That is my point: classification non-compliance. It can be as simple as having a salaried 20 hours a week person working part-time with no time card. If audited, that company will pay premiums on the other 20 hours plus a 20% penalty. In addition, there are insufficient records penalties equal to $1000 a year, and if the auditor has to make dollar quotas, they can add on a misrepresentation penalty up to ten times the premium amount. I kid you not.

So, do yourself a favor. Find a competent classification audit reviewer each year to keep up with the changes in federal and state compliance workers’ compensation reporting. You will stay in business much longer.

For more information, contact Ted Carlson at Liberty Bay Consultants, LLC—a Certified Fraud Examiner specializing in workers compensation compliance reporting and audit representations!


Small Business Tax Compliance


All quarterly taxes are not the same. If you are paying bookkeeping and accounting professional fees to file quarterly taxes, STOP!!

If you are one of the small companies that hate to file quarterly taxes, TALK TO US!! We have helped small businesses since 2009 all over America and Canada.

You need to make your life easier by using our proven free compliance programs.


Automatic self-auditing compliance programs using our proven programs:

  • EMPC—employee risk classifications calculations and gender counts
  • CONC—1099s for subcontractors
    PRJC—prevailing wage program for Certified Payrolls

All quarterly taxes calculated accurately for all 50 States:

  • Workers Compensation insurance premiums for each assigned risk classification
  • Unemployment Insurance for any State with Reciprocity deductions
  • Temporary Disability Insurance
  • Benefit fund calculations
  • 941s/940s
  • Body and gender counts per State reporting requirements
  • Independent contractor compliance reporting

No more predatory statute audits by insurance companies of States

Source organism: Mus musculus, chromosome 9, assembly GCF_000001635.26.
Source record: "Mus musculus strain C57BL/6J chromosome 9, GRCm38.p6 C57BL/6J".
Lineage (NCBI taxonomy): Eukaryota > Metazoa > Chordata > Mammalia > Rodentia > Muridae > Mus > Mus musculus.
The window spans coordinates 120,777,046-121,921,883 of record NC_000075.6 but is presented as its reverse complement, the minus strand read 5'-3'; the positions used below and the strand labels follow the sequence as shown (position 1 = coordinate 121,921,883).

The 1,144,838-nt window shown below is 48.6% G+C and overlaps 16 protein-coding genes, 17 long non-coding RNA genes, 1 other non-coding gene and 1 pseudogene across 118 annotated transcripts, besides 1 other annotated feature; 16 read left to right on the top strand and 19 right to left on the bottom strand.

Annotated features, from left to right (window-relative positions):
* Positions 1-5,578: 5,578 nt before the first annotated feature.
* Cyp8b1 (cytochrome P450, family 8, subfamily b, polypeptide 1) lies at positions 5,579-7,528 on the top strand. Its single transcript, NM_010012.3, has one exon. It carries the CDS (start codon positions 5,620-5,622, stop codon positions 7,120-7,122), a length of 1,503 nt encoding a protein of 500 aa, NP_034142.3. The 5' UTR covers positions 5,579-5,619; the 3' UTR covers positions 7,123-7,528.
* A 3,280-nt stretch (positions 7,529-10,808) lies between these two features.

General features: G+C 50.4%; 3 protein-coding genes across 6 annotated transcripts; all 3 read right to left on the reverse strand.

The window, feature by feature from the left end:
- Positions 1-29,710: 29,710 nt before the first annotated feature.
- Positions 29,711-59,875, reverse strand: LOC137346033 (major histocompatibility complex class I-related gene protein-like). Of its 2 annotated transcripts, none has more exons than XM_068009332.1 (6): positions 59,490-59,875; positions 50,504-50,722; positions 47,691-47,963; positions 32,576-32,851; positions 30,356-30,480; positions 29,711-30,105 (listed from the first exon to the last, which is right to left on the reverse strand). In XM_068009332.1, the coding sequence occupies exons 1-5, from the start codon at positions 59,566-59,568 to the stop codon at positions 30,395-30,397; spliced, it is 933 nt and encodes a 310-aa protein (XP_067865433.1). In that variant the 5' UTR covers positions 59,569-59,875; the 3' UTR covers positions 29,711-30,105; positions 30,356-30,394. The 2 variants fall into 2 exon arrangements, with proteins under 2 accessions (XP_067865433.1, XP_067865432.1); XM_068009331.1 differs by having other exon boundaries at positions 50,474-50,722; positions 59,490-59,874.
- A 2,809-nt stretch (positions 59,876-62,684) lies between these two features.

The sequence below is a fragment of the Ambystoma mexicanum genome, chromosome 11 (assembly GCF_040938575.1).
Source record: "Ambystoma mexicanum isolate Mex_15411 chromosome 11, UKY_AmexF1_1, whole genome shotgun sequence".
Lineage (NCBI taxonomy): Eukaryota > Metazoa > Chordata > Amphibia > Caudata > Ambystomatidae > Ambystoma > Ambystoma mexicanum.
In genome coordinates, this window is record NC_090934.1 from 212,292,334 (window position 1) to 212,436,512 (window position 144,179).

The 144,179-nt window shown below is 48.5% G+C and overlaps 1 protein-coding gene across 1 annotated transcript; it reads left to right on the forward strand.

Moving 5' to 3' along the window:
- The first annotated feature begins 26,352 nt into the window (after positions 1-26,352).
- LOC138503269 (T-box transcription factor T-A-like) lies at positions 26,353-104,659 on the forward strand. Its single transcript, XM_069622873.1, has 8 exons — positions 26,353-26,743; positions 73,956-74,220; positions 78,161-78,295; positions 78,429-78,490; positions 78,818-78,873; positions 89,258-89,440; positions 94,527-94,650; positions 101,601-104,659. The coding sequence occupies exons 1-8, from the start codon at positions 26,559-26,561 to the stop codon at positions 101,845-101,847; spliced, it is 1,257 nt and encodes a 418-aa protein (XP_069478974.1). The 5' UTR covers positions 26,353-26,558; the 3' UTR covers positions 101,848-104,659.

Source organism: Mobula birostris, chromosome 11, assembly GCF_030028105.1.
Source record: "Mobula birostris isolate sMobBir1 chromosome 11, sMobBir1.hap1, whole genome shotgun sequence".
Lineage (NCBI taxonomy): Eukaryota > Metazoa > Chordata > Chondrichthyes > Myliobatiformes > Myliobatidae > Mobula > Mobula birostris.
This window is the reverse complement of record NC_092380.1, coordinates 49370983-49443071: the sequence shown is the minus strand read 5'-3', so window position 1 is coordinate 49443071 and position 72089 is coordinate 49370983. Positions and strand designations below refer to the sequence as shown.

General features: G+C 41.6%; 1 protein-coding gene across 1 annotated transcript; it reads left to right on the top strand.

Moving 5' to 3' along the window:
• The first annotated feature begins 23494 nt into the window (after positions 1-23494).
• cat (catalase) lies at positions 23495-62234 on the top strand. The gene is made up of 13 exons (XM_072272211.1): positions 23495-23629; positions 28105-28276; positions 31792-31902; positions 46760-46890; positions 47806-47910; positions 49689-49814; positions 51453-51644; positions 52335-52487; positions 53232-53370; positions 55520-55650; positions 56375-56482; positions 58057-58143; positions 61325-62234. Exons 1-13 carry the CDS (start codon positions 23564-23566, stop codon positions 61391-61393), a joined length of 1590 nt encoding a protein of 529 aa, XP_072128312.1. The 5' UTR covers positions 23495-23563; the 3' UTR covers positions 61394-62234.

Putting It All Together for the Independent Contractors

Putting It All Together for the Independent Contractor Where is there a database that a small IC can go so he can be in compliance anywhere in America. Scott Grandys has done a great job with Relevant Business Solutions for the big boys. But you still need to have this quantitative information trickle down to the operator of a small concern to make sure he is reporting correctly. There are expensive construction and transportation programs out there that do ‘everything’ . But all you need to answer is: Is the independent contractor going to be my employee? Has he done the paperwork to protect the hiring authority, or does some sort of monitoring becomes necessary? This regulatory gap can be costly–especially since the DOL is hovering with its 16,000 IRS agents. Audits are time consuming and costly. HR and accounting departments are not regulatory compliance orientated. How about having annual checkups by a compliance auditor who does not have an accounting background? I am not talking about the statutory auditors from the insurance company. They have their own agenda.

New Posts Starting in August Will Be a Little Different…..

As you can tell from the change in  the title, we took a step back and found our specialty payroll and reporting programs work better than anyone else’s. Why? Because they are ‘stripped down’ without all that HR stuff that is harder to keep than a bookkeeper tearing their hair out.

We spent the last year or so playing nice and offering our services to the big boys using our integration skills. When CompuPay and Intuit found out we could get inside their programs, they sort of panicked. So we decided to go after their Mickey Mouse API add ons and bring our specialty Employee, Contractor, and Prevailing Wage accounting program to the small businesses–including small bookkeeping firms.